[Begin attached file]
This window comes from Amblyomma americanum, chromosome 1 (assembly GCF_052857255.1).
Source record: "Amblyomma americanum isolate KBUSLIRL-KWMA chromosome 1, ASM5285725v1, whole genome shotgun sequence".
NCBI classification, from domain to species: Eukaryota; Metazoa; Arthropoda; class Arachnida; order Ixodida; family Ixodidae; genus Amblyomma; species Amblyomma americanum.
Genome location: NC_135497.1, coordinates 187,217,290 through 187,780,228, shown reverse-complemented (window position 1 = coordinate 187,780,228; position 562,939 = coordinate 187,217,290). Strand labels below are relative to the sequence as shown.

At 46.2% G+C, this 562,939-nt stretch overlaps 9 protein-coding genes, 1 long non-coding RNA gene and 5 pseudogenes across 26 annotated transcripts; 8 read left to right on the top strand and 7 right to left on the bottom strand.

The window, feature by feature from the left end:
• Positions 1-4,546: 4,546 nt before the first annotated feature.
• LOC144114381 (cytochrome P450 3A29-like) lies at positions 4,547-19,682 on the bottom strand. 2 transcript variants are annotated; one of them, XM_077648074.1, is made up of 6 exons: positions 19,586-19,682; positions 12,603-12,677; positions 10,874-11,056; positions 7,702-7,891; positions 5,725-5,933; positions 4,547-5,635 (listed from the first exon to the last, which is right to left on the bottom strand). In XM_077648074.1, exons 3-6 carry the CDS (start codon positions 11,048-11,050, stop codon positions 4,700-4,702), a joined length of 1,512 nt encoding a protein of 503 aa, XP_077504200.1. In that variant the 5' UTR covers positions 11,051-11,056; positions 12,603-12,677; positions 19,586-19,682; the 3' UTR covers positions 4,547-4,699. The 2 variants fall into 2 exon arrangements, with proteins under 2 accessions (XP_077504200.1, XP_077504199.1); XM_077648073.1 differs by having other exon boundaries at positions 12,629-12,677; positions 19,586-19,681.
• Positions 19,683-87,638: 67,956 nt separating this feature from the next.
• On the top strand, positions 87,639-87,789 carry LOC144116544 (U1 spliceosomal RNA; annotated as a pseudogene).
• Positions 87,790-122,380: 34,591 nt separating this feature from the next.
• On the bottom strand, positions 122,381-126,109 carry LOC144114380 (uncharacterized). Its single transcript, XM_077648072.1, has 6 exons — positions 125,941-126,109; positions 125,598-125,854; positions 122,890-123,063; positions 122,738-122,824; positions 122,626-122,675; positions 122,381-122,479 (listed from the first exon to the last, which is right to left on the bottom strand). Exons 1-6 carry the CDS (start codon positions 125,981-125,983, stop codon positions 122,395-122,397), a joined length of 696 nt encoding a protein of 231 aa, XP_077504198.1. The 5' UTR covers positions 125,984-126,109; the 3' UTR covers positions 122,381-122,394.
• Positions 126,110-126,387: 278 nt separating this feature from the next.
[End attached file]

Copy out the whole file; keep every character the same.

This window comes from Amblyomma americanum, chromosome 1 (assembly GCF_052857255.1).
Source record: "Amblyomma americanum isolate KBUSLIRL-KWMA chromosome 1, ASM5285725v1, whole genome shotgun sequence".
NCBI classification, from domain to species: Eukaryota; Metazoa; Arthropoda; class Arachnida; order Ixodida; family Ixodidae; genus Amblyomma; species Amblyomma americanum.
Genome location: NC_135497.1, coordinates 187,217,290 through 187,780,228, shown reverse-complemented (window position 1 = coordinate 187,780,228; position 562,939 = coordinate 187,217,290). Strand labels below are relative to the sequence as shown.

At 46.2% G+C, this 562,939-nt stretch overlaps 9 protein-coding genes, 1 long non-coding RNA gene and 5 pseudogenes across 26 annotated transcripts; 8 read left to right on the top strand and 7 right to left on the bottom strand.

The window, feature by feature from the left end:
• Positions 1-4,546: 4,546 nt before the first annotated feature.
• LOC144114381 (cytochrome P450 3A29-like) lies at positions 4,547-19,682 on the bottom strand. 2 transcript variants are annotated; one of them, XM_077648074.1, is made up of 6 exons: positions 19,586-19,682; positions 12,603-12,677; positions 10,874-11,056; positions 7,702-7,891; positions 5,725-5,933; positions 4,547-5,635 (listed from the first exon to the last, which is right to left on the bottom strand). In XM_077648074.1, exons 3-6 carry the CDS (start codon positions 11,048-11,050, stop codon positions 4,700-4,702), a joined length of 1,512 nt encoding a protein of 503 aa, XP_077504200.1. In that variant the 5' UTR covers positions 11,051-11,056; positions 12,603-12,677; positions 19,586-19,682; the 3' UTR covers positions 4,547-4,699. The 2 variants fall into 2 exon arrangements, with proteins under 2 accessions (XP_077504200.1, XP_077504199.1); XM_077648073.1 differs by having other exon boundaries at positions 12,629-12,677; positions 19,586-19,681.
• Positions 19,683-87,638: 67,956 nt separating this feature from the next.
• On the top strand, positions 87,639-87,789 carry LOC144116544 (U1 spliceosomal RNA; annotated as a pseudogene).
• Positions 87,790-122,380: 34,591 nt separating this feature from the next.
• On the bottom strand, positions 122,381-126,109 carry LOC144114380 (uncharacterized). Its single transcript, XM_077648072.1, has 6 exons — positions 125,941-126,109; positions 125,598-125,854; positions 122,890-123,063; positions 122,738-122,824; positions 122,626-122,675; positions 122,381-122,479 (listed from the first exon to the last, which is right to left on the bottom strand). Exons 1-6 carry the CDS (start codon positions 125,981-125,983, stop codon positions 122,395-122,397), a joined length of 696 nt encoding a protein of 231 aa, XP_077504198.1. The 5' UTR covers positions 125,984-126,109; the 3' UTR covers positions 122,381-122,394.
• Positions 126,110-126,387: 278 nt separating this feature from the next.